Thursday, December 15, 2011
Whence Ephemera Collecting in an E-Age?
Recently the Washington Post ran a lengthy article on collectors of ephemera, that is, people who all kinds of items that are made of paper or other substances that were never meant to last over time. The word itself is from the Greek and means “for a day.” There is even an Ephemera Society of America with a sizable membership and a website.
These folks collect an amazing list of items. Among them are advertisements, billheads, stock certificates, trade cards, postcards, sheet music, photographs, bookplates, cigar box labels & bands, and greeting cards. The hobby is not a new one, having begun in England a century or more ago as the British developed colorful lithographic printing with elegant designs that were collected and often pressed into scrapbooks. Shown here is a particularly interesting early British trade card, currently valued at $800.
As American printers and design caught up to the Brits in the 1900s, American printers and lithographers began turning out attractive color images, such as the ad for the Colorado Rockies shown here. This card is in a university collection. Other U.S. trade cards, such as the Uncle Sam shown, here come up at auction frequently. Often they bring high prices.
Ephemera collectors sometimes can make innovative use of their hobby. One of them is Author Caroline Preston. Ms. Preston, shown here, is described as a “former archivist and keen collector of ephemera. She has employed her collection to give birth to a new literary form: a novel that revolves around ephemera. She calls it “The Scrapbook of Freddie Pratt.”
The story, laid during the “Roaring 1920s” in a type set narrative set among images of vintage paper items. Ms. Preston, a collector herself, uses illustrations from fashion drawings, valentines, cigarette ads, party game boards, prescriptions for medicine, and trade cards to tell her story. The novel has garnered a number of favorable reviews.
I suspect very few collectors could pull off what Ms. Preston has done. For most of us, ephemera ends up tucked away in scrapbooks or plastic paged albums or even file folders. When I first began writing articles for collector magazines in 1990, I mailed my manuscript to the publishers with numbered photos inside as the illustrations. Most of them were photographs that I had purchased or taken myself. Sometimes the photos were of ephemera I had been forced to purchase just to fill out a need for pictures. Many of those trade cards, ads, etc., are still tucked at various places around the house. A few were displayed in my July 2011 post on “Comin’ Thro’ the Rye.”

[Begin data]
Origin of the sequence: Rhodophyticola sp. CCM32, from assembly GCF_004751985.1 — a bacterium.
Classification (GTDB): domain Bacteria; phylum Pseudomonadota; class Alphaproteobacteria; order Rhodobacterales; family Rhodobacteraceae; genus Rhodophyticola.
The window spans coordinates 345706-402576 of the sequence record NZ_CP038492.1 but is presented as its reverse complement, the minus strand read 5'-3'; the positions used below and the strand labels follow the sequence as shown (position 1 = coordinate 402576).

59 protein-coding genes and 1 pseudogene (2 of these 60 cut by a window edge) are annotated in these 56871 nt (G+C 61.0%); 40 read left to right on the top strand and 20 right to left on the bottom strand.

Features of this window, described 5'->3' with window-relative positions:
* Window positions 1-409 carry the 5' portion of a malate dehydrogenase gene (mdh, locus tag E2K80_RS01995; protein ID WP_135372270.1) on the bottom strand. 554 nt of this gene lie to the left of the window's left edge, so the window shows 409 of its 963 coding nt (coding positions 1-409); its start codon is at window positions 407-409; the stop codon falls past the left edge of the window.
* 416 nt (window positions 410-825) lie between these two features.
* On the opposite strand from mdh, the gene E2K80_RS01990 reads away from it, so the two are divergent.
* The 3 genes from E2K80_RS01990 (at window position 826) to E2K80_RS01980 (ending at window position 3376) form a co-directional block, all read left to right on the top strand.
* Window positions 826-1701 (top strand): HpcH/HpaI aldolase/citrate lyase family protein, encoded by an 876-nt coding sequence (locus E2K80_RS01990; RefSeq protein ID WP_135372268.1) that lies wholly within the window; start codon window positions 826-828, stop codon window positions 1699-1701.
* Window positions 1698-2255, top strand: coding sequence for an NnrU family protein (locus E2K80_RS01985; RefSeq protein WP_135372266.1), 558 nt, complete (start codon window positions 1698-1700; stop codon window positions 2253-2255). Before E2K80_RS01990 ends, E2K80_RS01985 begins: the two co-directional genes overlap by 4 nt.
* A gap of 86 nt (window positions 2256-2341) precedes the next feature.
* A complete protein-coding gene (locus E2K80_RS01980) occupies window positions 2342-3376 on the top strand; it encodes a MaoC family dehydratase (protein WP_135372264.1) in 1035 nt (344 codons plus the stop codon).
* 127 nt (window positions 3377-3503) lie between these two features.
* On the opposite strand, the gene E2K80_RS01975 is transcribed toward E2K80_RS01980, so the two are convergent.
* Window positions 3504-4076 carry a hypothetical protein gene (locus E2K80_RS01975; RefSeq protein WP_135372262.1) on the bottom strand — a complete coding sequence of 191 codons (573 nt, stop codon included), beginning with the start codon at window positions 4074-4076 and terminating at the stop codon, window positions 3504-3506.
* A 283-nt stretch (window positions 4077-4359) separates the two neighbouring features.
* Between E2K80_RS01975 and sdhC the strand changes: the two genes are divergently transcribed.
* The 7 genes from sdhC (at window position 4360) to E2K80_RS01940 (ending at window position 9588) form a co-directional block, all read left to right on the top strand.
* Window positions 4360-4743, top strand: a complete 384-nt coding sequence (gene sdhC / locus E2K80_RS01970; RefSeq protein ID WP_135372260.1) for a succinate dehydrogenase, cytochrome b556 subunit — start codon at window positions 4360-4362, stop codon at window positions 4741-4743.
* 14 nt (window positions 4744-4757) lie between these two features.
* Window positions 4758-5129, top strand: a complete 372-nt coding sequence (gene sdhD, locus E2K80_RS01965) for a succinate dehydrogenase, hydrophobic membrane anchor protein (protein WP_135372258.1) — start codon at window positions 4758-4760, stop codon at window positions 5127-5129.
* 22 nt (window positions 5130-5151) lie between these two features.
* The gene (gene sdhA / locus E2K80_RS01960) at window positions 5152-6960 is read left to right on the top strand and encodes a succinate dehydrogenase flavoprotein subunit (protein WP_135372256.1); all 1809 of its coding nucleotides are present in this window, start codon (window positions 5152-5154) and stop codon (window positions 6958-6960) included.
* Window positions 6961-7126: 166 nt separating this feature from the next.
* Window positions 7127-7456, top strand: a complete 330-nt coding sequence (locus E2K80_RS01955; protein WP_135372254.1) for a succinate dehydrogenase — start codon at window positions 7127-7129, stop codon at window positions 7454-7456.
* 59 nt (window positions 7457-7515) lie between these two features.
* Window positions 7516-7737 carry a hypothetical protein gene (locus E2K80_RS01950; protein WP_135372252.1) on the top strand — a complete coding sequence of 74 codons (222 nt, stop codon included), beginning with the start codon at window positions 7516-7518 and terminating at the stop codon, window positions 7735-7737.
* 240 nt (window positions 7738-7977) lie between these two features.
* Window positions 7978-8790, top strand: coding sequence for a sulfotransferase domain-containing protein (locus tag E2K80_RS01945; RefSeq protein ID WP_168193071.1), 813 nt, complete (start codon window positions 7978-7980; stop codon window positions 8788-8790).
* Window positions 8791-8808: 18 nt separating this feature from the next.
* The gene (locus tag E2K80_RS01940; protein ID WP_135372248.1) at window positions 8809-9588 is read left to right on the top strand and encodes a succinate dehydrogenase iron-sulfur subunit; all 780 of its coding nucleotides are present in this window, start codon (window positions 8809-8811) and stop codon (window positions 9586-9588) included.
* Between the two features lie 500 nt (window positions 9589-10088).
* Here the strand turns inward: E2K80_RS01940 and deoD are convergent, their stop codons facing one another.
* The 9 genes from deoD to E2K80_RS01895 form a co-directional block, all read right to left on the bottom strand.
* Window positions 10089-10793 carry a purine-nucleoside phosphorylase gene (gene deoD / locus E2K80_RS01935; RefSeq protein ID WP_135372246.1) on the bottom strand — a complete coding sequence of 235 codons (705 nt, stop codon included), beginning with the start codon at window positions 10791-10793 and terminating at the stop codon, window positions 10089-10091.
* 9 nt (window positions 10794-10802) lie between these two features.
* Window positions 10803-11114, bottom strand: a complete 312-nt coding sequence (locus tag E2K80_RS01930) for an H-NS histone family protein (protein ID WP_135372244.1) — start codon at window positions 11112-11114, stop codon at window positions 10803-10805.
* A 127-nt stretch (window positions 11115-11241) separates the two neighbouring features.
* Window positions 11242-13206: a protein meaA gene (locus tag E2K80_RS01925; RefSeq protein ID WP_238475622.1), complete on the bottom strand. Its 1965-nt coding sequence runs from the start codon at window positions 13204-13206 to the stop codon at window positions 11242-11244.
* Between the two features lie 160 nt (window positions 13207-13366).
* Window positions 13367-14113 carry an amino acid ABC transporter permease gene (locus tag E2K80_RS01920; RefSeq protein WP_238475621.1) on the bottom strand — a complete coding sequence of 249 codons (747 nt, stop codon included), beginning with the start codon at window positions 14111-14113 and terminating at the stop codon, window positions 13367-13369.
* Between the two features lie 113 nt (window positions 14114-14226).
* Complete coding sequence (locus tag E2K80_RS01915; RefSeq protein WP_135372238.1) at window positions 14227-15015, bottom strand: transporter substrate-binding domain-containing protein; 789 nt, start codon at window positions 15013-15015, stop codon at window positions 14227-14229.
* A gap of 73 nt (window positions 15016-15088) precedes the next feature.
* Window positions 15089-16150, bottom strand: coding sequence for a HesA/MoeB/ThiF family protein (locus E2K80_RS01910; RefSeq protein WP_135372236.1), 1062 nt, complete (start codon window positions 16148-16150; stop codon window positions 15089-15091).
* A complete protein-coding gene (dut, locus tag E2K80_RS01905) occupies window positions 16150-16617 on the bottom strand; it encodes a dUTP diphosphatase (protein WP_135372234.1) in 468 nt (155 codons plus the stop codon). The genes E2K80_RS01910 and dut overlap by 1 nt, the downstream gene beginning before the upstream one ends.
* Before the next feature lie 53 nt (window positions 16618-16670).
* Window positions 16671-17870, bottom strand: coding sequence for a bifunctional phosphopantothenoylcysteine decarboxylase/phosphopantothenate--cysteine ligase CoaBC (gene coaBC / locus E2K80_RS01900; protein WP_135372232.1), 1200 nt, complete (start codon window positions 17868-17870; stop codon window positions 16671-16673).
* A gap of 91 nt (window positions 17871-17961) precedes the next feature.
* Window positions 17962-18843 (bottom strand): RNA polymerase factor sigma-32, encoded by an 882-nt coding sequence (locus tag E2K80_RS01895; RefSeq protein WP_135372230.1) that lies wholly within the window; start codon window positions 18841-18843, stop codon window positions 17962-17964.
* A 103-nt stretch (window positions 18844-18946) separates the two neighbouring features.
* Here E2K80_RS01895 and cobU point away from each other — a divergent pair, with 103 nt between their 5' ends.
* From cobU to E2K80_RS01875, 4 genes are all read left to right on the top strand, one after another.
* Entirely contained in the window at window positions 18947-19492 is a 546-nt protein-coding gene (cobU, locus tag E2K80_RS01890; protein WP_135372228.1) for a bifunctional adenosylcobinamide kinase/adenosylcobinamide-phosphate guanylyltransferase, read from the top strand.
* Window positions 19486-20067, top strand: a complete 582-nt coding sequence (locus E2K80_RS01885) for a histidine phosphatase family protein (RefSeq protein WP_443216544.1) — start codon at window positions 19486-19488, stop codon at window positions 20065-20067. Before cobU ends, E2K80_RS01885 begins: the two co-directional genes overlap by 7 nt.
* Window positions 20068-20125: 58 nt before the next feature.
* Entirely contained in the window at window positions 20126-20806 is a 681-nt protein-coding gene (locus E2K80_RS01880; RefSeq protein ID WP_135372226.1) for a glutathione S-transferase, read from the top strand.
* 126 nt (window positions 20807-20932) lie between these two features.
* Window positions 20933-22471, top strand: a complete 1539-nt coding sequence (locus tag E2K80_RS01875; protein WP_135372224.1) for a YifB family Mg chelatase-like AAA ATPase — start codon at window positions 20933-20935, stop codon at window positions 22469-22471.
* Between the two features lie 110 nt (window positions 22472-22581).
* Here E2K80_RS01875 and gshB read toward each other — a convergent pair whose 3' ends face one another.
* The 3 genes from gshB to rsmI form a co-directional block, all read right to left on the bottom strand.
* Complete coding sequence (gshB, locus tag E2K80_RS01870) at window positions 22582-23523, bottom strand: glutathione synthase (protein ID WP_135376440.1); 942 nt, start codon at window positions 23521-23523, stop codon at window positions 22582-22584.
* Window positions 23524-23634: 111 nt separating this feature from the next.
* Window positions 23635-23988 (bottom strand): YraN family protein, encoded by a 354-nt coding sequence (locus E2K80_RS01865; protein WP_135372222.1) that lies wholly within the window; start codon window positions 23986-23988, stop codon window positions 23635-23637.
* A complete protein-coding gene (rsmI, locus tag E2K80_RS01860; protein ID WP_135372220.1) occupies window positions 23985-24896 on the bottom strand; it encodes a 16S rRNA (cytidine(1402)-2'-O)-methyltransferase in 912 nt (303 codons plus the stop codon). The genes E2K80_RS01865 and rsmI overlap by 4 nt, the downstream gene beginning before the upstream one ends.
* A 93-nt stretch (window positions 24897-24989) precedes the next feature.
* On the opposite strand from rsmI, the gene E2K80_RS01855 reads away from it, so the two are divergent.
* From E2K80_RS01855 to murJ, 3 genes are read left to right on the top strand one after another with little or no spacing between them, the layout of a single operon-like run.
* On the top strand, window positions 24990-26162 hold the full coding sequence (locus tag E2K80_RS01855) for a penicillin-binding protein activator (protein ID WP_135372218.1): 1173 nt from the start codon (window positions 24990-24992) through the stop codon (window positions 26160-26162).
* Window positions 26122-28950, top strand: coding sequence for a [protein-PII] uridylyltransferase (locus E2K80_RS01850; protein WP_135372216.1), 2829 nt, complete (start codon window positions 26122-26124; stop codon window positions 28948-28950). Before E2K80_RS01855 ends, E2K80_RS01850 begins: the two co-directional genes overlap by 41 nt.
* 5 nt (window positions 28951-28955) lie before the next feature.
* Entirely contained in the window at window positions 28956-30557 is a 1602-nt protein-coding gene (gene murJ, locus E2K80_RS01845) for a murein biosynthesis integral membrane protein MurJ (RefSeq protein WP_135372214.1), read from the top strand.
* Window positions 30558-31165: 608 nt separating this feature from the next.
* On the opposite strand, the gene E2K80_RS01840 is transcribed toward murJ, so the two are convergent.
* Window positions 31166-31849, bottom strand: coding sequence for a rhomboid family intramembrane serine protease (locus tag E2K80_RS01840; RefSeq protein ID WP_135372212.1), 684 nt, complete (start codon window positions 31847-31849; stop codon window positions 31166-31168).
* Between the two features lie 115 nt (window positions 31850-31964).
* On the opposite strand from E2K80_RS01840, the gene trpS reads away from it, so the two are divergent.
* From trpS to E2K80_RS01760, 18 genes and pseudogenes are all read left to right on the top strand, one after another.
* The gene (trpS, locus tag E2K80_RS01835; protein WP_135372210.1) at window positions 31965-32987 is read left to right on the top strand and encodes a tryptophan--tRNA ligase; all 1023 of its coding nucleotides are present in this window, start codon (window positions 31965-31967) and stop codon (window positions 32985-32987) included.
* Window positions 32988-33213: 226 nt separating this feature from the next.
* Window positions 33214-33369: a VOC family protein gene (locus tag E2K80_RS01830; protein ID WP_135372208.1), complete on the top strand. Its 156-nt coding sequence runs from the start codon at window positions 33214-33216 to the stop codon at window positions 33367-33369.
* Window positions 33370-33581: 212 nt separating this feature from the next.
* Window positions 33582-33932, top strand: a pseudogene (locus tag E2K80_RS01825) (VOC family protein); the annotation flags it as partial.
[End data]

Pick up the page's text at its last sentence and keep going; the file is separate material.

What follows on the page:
With the dawn of the Internet, however, a revolution has taken place. Author William Gibson, shown here, in an interview with the Washington Post on 2007 called it the “eBay era “ Gibson, who is credited with inventing the term, “cyberspace,” noted that “every class of human artifact is being sorted and rationalized by this economically driven machine that constantly turns it over and brings it to a higher level of searchability....It’s like some sort of vast curatorial movement.”
Gibson is dead right. Moreover, eBay, Google, and other sites are bringing to public view all manner of ephemera from bygone days and exposing them to public view. No longer are trade cards, labels, travel stickers, and old photos stuck away to be looked at by an individual collector when the mood hits. Now they are on public view 24-7 and often for sale.
For several years now, I have not mailed any photos. The illustrations for my pieces, like the text itself, fly over the Internet to my editors. In one instance, the final format of the piece is itself an Internet newsletter, sent to members of a collecting club. It never sees a “hard” copy. As a result of the changes the electronic age has brought, I have accumulated on my Mac several thousand images, most of them of ephemera. They grace my articles and fuel this blog and its companion blog: “Those Pre-Pro Whiskey Men.” I collect several images virtually every day, file them on the computer, and call them up when needed.
Recently for the whiskey man blog, I did a post on a man named Domenico Canale who created a liquor and food dynasty in Memphis, Tennessee. Much earlier I had come across a marvelous circa 1910 photo of a fruit vendor, which Domenico had once been, pushing a cart that advertised Canale’s flagship whiskey, “Old Dominick.” It was a highly useful image to put across visually the rapid rise of an Italian immigrant boy to financial success. I have filed the photo away on my computer to use in such other contexts as may arise in the future.
What is the bottom line for ephemera in an electronic age? Go digital, you collectors, go digital!